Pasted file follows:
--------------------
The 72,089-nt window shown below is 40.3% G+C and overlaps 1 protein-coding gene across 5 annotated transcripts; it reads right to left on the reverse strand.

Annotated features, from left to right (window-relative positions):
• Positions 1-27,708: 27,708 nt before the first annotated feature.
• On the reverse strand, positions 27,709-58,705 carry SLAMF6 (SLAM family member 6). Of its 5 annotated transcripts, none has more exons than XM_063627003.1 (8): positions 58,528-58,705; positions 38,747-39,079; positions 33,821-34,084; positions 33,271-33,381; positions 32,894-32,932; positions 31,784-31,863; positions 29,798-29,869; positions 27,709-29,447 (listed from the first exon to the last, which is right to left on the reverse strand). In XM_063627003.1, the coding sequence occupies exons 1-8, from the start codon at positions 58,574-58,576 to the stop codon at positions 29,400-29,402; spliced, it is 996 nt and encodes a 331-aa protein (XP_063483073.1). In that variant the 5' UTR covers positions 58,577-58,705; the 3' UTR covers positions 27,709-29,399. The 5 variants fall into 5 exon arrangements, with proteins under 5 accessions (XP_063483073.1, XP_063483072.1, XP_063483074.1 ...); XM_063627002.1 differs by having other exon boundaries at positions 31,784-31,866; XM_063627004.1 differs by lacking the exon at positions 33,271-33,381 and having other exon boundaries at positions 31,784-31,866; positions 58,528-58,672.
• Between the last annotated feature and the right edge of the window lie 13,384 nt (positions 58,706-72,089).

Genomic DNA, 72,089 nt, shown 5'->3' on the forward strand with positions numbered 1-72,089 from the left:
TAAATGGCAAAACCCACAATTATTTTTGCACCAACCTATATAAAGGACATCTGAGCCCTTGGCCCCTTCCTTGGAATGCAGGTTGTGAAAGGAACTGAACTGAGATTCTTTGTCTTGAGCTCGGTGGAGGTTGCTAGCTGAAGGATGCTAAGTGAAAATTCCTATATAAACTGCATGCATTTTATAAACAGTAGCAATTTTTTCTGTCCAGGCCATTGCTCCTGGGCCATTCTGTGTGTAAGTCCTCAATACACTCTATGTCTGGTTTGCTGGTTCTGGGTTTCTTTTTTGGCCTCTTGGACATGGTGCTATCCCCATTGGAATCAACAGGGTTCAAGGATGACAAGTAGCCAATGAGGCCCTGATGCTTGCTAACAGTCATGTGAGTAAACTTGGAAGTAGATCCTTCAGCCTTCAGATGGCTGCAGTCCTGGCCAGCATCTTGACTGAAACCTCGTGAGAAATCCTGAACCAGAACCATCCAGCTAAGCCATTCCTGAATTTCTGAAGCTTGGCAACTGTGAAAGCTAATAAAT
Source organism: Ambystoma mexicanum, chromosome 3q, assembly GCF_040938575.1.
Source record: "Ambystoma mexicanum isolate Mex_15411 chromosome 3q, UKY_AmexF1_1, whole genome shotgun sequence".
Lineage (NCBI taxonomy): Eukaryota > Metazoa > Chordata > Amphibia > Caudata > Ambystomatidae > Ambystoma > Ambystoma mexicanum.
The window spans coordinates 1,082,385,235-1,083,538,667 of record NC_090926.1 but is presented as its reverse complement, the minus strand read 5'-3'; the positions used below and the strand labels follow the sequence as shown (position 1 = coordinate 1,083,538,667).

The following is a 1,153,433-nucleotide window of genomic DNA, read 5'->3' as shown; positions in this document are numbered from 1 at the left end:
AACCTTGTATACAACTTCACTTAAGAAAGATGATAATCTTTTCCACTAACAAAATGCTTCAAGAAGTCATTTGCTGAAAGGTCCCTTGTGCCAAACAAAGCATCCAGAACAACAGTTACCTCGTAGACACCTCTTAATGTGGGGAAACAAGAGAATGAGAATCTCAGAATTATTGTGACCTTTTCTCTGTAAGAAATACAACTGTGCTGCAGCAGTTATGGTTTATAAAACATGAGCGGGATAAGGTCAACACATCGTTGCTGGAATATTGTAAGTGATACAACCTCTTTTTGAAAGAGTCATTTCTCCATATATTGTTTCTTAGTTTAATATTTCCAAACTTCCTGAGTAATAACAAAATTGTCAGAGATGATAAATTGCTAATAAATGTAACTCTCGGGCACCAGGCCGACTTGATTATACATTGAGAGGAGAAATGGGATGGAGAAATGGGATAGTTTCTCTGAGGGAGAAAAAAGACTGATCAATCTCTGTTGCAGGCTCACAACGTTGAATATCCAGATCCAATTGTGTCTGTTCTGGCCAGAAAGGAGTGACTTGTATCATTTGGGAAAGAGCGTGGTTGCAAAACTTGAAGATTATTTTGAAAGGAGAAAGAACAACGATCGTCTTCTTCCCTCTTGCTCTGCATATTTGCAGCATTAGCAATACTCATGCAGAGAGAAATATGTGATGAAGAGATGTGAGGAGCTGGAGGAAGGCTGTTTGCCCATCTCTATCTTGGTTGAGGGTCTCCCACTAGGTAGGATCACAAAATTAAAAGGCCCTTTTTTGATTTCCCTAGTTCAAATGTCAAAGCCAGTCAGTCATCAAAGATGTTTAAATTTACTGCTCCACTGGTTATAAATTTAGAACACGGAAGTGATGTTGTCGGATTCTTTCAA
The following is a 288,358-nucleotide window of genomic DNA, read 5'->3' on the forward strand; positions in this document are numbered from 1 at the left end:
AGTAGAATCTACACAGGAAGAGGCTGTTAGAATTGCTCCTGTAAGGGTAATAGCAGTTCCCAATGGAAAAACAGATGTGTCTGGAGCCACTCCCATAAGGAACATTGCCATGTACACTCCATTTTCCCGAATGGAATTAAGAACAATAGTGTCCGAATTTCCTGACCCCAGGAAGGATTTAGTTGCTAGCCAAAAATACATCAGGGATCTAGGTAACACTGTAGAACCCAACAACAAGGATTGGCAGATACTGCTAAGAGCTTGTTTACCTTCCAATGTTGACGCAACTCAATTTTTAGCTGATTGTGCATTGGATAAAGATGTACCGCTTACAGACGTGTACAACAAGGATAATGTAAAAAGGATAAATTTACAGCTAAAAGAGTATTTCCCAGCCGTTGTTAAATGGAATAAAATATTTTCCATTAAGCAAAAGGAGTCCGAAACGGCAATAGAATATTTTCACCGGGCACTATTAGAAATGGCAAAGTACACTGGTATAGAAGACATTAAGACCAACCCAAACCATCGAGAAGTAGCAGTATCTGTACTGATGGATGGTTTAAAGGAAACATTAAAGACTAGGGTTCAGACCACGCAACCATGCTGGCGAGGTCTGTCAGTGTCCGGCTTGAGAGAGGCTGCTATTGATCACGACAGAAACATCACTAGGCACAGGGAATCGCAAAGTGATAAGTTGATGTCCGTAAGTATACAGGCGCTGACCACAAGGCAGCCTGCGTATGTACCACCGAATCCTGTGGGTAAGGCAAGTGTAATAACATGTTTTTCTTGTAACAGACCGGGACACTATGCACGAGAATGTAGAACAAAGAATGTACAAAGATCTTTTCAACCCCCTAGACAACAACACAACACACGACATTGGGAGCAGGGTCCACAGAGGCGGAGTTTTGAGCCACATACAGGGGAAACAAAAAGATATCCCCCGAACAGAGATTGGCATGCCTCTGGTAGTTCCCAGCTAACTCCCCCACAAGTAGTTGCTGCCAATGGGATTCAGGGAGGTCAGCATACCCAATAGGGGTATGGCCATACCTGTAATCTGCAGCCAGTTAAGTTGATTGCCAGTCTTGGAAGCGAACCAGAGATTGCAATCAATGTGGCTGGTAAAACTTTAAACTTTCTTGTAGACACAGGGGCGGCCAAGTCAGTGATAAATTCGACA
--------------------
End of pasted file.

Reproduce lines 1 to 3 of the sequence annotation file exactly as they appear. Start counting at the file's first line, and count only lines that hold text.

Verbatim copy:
The 72,089-nt window shown below is 40.3% G+C and overlaps 1 protein-coding gene across 5 annotated transcripts; it reads right to left on the reverse strand.

Annotated features, from left to right (window-relative positions):
• Positions 1-27,708: 27,708 nt before the first annotated feature.